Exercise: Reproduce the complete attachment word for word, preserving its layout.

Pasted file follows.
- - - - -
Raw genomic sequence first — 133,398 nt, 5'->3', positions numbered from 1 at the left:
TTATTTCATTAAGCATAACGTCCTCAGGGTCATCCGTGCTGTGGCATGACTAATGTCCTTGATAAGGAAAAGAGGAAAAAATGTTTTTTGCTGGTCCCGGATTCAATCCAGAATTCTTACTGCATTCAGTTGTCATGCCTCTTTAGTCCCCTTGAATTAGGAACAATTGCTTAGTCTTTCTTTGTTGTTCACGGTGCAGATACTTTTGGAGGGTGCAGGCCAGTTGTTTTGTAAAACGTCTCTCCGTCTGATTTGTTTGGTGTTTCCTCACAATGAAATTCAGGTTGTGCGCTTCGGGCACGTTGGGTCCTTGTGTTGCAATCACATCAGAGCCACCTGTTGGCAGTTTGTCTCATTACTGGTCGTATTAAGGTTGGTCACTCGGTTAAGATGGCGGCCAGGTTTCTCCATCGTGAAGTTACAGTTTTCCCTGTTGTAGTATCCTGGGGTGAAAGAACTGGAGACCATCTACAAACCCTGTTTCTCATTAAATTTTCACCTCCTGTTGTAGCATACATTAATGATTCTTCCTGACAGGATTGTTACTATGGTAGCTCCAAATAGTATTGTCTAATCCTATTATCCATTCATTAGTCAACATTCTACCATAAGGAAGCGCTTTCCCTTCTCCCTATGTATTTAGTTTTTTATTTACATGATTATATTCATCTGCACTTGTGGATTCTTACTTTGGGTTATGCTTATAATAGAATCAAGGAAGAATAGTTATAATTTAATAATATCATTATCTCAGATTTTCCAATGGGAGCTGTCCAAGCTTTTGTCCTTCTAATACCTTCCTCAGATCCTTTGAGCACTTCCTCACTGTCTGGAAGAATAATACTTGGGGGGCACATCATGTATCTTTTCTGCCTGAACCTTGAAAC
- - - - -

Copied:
Raw genomic sequence first — 133,398 nt, 5'->3', positions numbered from 1 at the left:
TTATTTCATTAAGCATAACGTCCTCAGGGTCATCCGTGCTGTGGCATGACTAATGTCCTTGATAAGGAAAAGAGGAAAAAATGTTTTTTGCTGGTCCCGGATTCAATCCAGAATTCTTACTGCATTCAGTTGTCATGCCTCTTTAGTCCCCTTGAATTAGGAACAATTGCTTAGTCTTTCTTTGTTGTTCACGGTGCAGATACTTTTGGAGGGTGCAGGCCAGTTGTTTTGTAAAACGTCTCTCCGTCTGATTTGTTTGGTGTTTCCTCACAATGAAATTCAGGTTGTGCGCTTCGGGCACGTTGGGTCCTTGTGTTGCAATCACATCAGAGCCACCTGTTGGCAGTTTGTCTCATTACTGGTCGTATTAAGGTTGGTCACTCGGTTAAGATGGCGGCCAGGTTTCTCCATCGTGAAGTTACAGTTTTCCCTGTTGTAGTATCCTGGGGTGAAAGAACTGGAGACCATCTACAAACCCTGTTTCTCATTAAATTTTCACCTCCTGTTGTAGCATACATTAATGATTCTTCCTGACAGGATTGTTACTATGGTAGCTCCAAATAGTATTGTCTAATCCTATTATCCATTCATTAGTCAACATTCTACCATAAGGAAGCGCTTTCCCTTCTCCCTATGTATTTAGTTTTTTATTTACATGATTATATTCATCTGCACTTGTGGATTCTTACTTTGGGTTATGCTTATAATAGAATCAAGGAAGAATAGTTATAATTTAATAATATCATTATCTCAGATTTTCCAATGGGAGCTGTCCAAGCTTTTGTCCTTCTAATACCTTCCTCAGATCCTTTGAGCACTTCCTCACTGTCTGGAAGAATAATACTTGGGGGGCACATCATGTATCTTTTCTGCCTGAACCTTGAAAC